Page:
Abstract
Description
LOCATING A MOBILE UNIT USING COHERENTLY PROCESSED SATELLITE SIGNALS COMBINED WITH SIGNALS FROM STATIONARY BEACONS
FIELD AND BACKGROUND OF THE INVENTION The present invention relates to positioning systems for portable radio transceivers, and, more particularly, to a positioning system for a mobile unit of a wireless communications network, based on signals from a satellite network such as the Global Positioning System (GPS) and on signals from the base stations of the wireless communications network. The Global Positioning System is a system of low Earth orbit satellites that transmit standard signals that can be used to establish the location of a user equipped with a suitable GPS receiver. For civilian applications, the signals are "C/A codes" that are pseudorandom noise (PN) sequences transmitted at a chip rate of 1023 KHz and a repetition period of 1023 chips, so that each frame of the PN sequence includes 1023 chips. Each satellite is assigned its own PN sequence, and the PN sequences of the various satellites are mutually orthogonal.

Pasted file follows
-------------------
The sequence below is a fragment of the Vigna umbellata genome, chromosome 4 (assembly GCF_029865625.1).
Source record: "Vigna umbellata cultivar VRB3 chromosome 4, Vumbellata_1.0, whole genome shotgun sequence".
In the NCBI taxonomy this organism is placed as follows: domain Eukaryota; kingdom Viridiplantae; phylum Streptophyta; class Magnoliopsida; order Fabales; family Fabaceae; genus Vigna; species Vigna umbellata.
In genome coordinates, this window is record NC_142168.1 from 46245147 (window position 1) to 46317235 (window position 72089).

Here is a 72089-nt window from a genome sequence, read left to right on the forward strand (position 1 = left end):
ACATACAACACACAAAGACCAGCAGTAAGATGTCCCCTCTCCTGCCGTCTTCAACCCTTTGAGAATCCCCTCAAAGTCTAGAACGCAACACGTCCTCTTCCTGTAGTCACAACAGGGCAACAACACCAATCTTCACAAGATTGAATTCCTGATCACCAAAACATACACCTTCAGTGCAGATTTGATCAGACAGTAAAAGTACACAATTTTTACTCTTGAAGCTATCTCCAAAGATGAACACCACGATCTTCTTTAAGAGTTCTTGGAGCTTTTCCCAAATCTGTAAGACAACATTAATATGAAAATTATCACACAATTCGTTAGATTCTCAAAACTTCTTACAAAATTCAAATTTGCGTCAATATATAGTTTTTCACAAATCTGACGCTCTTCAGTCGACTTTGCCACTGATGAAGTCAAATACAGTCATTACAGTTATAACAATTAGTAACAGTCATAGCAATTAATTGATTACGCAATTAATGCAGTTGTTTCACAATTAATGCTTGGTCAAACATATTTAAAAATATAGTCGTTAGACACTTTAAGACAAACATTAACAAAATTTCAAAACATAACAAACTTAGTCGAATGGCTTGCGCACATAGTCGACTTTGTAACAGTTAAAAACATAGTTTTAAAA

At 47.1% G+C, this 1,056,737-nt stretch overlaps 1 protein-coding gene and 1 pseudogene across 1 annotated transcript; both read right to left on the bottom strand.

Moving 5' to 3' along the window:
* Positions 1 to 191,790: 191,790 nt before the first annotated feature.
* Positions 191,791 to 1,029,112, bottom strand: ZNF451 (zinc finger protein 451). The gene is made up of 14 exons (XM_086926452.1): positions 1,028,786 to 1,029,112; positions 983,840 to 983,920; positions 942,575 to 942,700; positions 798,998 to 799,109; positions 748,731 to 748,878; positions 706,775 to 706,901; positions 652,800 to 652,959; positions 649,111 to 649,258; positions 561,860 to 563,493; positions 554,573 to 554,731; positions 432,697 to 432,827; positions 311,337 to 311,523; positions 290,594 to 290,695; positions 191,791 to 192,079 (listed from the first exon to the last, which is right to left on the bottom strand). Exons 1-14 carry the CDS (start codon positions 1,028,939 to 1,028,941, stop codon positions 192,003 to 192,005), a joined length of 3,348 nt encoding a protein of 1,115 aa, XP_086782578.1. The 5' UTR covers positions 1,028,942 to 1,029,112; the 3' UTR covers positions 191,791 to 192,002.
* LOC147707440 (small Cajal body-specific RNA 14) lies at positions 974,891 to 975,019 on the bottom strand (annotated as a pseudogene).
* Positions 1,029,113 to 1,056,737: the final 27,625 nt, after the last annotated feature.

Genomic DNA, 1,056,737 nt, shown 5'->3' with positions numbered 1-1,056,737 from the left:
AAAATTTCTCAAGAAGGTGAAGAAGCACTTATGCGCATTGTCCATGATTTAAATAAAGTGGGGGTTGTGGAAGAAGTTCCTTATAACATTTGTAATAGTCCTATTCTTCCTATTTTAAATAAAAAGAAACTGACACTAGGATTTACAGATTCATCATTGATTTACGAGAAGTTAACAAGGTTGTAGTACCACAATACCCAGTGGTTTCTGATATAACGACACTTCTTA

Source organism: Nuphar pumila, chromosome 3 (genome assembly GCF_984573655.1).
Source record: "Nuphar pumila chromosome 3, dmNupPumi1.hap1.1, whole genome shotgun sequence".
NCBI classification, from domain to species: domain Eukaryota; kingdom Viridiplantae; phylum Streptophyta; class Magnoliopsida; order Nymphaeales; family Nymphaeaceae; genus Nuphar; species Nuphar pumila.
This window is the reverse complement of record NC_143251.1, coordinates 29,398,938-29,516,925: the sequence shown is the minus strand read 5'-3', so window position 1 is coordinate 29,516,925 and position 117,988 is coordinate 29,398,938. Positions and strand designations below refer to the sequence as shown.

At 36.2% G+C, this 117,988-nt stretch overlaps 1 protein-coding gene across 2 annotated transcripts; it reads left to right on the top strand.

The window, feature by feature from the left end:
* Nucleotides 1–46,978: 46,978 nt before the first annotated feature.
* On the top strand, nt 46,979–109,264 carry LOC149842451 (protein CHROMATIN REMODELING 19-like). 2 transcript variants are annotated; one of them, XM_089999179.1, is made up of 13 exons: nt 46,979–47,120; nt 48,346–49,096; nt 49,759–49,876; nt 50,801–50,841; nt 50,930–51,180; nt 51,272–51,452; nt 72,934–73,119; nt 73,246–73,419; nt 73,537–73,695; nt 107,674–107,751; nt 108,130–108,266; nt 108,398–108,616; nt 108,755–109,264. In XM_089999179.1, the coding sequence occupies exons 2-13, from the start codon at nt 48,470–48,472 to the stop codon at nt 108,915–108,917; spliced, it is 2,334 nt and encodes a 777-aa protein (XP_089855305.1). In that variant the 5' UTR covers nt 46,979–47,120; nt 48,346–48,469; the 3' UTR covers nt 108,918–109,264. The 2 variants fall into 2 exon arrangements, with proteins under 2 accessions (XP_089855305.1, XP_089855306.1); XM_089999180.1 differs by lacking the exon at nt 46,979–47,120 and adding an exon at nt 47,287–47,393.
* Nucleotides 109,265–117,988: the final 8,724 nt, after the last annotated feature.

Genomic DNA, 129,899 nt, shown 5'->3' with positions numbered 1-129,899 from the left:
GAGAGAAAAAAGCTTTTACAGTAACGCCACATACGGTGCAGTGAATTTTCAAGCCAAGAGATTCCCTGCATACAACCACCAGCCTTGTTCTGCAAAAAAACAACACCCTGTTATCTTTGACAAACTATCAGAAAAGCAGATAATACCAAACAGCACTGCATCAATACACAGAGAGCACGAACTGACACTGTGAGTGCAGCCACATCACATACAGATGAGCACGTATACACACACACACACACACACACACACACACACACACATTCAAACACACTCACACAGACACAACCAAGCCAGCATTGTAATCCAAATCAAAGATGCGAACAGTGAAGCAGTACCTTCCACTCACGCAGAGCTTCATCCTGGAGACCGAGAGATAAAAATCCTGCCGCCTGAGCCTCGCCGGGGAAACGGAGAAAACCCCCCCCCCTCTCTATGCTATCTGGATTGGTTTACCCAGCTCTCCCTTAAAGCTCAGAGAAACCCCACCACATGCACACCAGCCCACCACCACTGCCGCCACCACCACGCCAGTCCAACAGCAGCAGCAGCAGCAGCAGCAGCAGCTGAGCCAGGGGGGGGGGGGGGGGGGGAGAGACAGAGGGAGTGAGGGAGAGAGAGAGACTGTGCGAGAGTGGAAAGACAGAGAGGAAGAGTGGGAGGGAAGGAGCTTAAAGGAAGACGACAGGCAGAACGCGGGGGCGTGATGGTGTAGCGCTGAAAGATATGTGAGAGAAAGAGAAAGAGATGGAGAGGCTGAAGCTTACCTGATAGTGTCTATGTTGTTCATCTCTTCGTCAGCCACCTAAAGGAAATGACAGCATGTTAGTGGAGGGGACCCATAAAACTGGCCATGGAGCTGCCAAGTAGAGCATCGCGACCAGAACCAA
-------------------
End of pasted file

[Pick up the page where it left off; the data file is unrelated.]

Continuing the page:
Supeiposed on the PN sequences transmitted by a GPS satellite is a Satellite Data Message, transmitted every 30 seconds at a rate of 50 bits per second. Each bit (+1 or 1) of the Satellite Data Message is modulated onto the satellite's signal by multiplying 20 consecutive frames of the PN sequence by the bit. The first 900 bits of the Satellite Data Message includes the satellite ephemeris and time model for the respective satellite. The remaining 600 bits of the Satellite Data Message include a portion of the GPS almanac, which is a 15,000 bit block of coarse ephemeris and time model data for the entire GPS system. In addition, bits 18, bits 301308, bits 601608, bits 901908 and bits 12011208 of every Satellite Data Message are identical 8bit (160 millisecond) headers that are invariant in time and that are identical for all the GPS satellites; and bits 3160, bits 331360, bits 631660, bits 931960 and bits 12311260 of every Satellite Data Message are 30bit (600 millisecond) handover words that are timevariant (these handover words include representations of the time of the week), but that, like the headers, are identical for all the GPS satellites. Conventionally, a GPS receiver acquires and tracks the signals from at least four GPS satellites, by correlating the received signal with the satellites' respective PN sequences and locking on to the correlation peaks. Once the satellites are acquired and tracked, the GPS receiver decodes the ephemeris and time model, for each acquired satellite, from the respective Satellite Data Messages. These models include sufficient ephemeris data to enable the GPS receiver to compute the satellite's positions. The correlation peaks obtained during the continued tracking of the satellites provide measured times of arrival of these PN sequence frames. The differences between an arbitrary reference time and measured times of arrival, multiplied by the speed of light, are pseudoranges p from the satellites to the GPS receiver. Typically, the reference time is the time at which the satellites commenced transmission of their respective PN sequences, as measured by the GPS receiver clock, which in general is offset from the GPS system clock by an unknown time offset. A pseudorange p is related to the true range R of the respective satellite by p=R+c_{t}, where the range offset c_{6} is the time offset, 7 , of the GPS receiver relative to GPS system time, multiplied by the speed of light c: c^T^c. From these pseudoranges, and from the known positions of the satellites as functions of time, the position of the GPS receiver is calculated by triangulation. Pseudoranges to at least four satellites are needed to solve at least four simultaneous equations of the form where s is the position vector of a satellite and r={x,y,z) is the position vector of the GPS receiver, for the three unknown Cartesian coordinates x, y, z of the GPS receiver and for ,. The satellites are sufficiently far from the GPS receiver that these equations can be linearized in x, y and z with no loss of accuracy. Several methods are known for increasing the efficiency with which a GPS receiver establishes its position and for reducing the power requirements of a GPS receiver. Schuchman et al., in U. S. Patent No. 5,365,450, which is incorporated by reference for all purposes as if fully set forth herein, teach the provision of the Satellite Data Messages to a GPS receiver integrated into a mobile unit, such as a cellular telephone, of a wireless communications network such as a cellular telephone network, by transmitting the Satellite Data Messages to the mobile unit from a base station of the network via the control channel of the network. The Satellite Data Message is 30 seconds long, so even under ideal reception conditions with parallel processing of the signals from all the satellites in view, it necessarily takes more than 30 seconds to get a GPS position fix. Prior knowledge of the Satellite Data Message reduces this time to under 10 seconds.